Riders twirl and tumble around the Zipper at the Minnesota State Fair, one of the largest state fairs in the United States. The 12-day event attracts nearly 1.8 million visitors every year.
Late summer and fall are high season for that quintessentially American institution known as the state fair.
“The state fair,” explained storyteller Garrison Keillor in National Geographic in July 2009, “is a ritual carnival marking the end of summer and gardens and apple orchards and the start of school and higher algebra and the imposition of strict rules and what we in the north call the Long Dark Time.”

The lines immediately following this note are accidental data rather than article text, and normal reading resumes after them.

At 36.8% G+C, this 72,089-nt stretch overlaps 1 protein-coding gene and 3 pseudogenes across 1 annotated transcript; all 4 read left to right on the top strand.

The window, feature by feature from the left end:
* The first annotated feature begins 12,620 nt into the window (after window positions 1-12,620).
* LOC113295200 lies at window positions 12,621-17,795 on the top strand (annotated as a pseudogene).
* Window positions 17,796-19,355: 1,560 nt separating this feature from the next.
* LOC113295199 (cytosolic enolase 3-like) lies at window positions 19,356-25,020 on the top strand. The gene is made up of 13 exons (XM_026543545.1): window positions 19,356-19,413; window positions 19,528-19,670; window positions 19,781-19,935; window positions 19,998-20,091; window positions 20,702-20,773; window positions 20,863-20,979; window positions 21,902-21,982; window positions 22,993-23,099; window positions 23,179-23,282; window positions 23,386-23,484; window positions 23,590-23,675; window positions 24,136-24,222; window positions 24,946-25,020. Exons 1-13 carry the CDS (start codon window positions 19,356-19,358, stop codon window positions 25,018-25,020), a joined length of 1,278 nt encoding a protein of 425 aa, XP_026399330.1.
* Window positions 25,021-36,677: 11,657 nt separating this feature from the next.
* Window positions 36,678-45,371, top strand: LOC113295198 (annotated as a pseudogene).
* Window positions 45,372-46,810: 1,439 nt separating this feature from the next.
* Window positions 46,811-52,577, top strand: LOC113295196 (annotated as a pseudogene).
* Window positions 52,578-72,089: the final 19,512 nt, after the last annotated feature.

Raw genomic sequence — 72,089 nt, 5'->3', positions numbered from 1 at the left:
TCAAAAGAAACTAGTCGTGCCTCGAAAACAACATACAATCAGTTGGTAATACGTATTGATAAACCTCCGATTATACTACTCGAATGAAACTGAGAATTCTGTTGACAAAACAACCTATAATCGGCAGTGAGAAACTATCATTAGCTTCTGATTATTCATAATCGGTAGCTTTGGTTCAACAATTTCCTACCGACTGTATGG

The fair also provides presidential candidates with numerous photo-ops and props like corn dogs, rare breeds of swine and blue-ribbon, skyscraper-high cakes. Twenty made the scene at the Iowa State Fair recently, including Donald Trump, who swooped in by helicopter.
Then, all gets packed up and everyone goes home. The only leftovers are memories. “Now you are yourself again,” Keillor writes, “ambitious, disciplined, frugal, walking briskly, head held high, and nobody would ever associate you with that shameless person stuffing his face with bratwurst and kraut, mustard on his upper lip, and a half-eaten deep-fried Snickers in his other hand.”